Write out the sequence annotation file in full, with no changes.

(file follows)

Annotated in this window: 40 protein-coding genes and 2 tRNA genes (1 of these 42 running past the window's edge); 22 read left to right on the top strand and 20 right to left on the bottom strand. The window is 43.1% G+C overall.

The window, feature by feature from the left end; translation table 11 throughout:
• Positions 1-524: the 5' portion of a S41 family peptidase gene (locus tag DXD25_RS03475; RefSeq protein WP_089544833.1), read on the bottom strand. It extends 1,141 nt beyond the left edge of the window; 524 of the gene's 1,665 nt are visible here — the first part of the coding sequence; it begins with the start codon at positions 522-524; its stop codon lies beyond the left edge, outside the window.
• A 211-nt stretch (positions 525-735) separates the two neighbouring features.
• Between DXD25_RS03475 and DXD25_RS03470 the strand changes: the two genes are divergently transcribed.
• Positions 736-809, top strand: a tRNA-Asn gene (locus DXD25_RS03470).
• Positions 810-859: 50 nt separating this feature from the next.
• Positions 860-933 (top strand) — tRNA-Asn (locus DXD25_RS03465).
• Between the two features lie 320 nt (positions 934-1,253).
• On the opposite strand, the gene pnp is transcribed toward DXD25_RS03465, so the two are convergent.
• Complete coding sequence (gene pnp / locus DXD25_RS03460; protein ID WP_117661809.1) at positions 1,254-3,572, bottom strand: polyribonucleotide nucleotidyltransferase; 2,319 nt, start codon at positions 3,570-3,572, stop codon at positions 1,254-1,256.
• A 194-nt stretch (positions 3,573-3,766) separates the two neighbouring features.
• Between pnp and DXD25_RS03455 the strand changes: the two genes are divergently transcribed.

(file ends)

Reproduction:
Annotated in this window: 40 protein-coding genes and 2 tRNA genes (1 of these 42 running past the window's edge); 22 read left to right on the top strand and 20 right to left on the bottom strand. The window is 43.1% G+C overall.

The window, feature by feature from the left end; translation table 11 throughout:
• Positions 1-524: the 5' portion of a S41 family peptidase gene (locus tag DXD25_RS03475; RefSeq protein WP_089544833.1), read on the bottom strand. It extends 1,141 nt beyond the left edge of the window; 524 of the gene's 1,665 nt are visible here — the first part of the coding sequence; it begins with the start codon at positions 522-524; its stop codon lies beyond the left edge, outside the window.
• A 211-nt stretch (positions 525-735) separates the two neighbouring features.
• Between DXD25_RS03475 and DXD25_RS03470 the strand changes: the two genes are divergently transcribed.
• Positions 736-809, top strand: a tRNA-Asn gene (locus DXD25_RS03470).
• Positions 810-859: 50 nt separating this feature from the next.
• Positions 860-933 (top strand) — tRNA-Asn (locus DXD25_RS03465).
• Between the two features lie 320 nt (positions 934-1,253).
• On the opposite strand, the gene pnp is transcribed toward DXD25_RS03465, so the two are convergent.
• Complete coding sequence (gene pnp / locus DXD25_RS03460; protein ID WP_117661809.1) at positions 1,254-3,572, bottom strand: polyribonucleotide nucleotidyltransferase; 2,319 nt, start codon at positions 3,570-3,572, stop codon at positions 1,254-1,256.
• A 194-nt stretch (positions 3,573-3,766) separates the two neighbouring features.
• Between pnp and DXD25_RS03455 the strand changes: the two genes are divergently transcribed.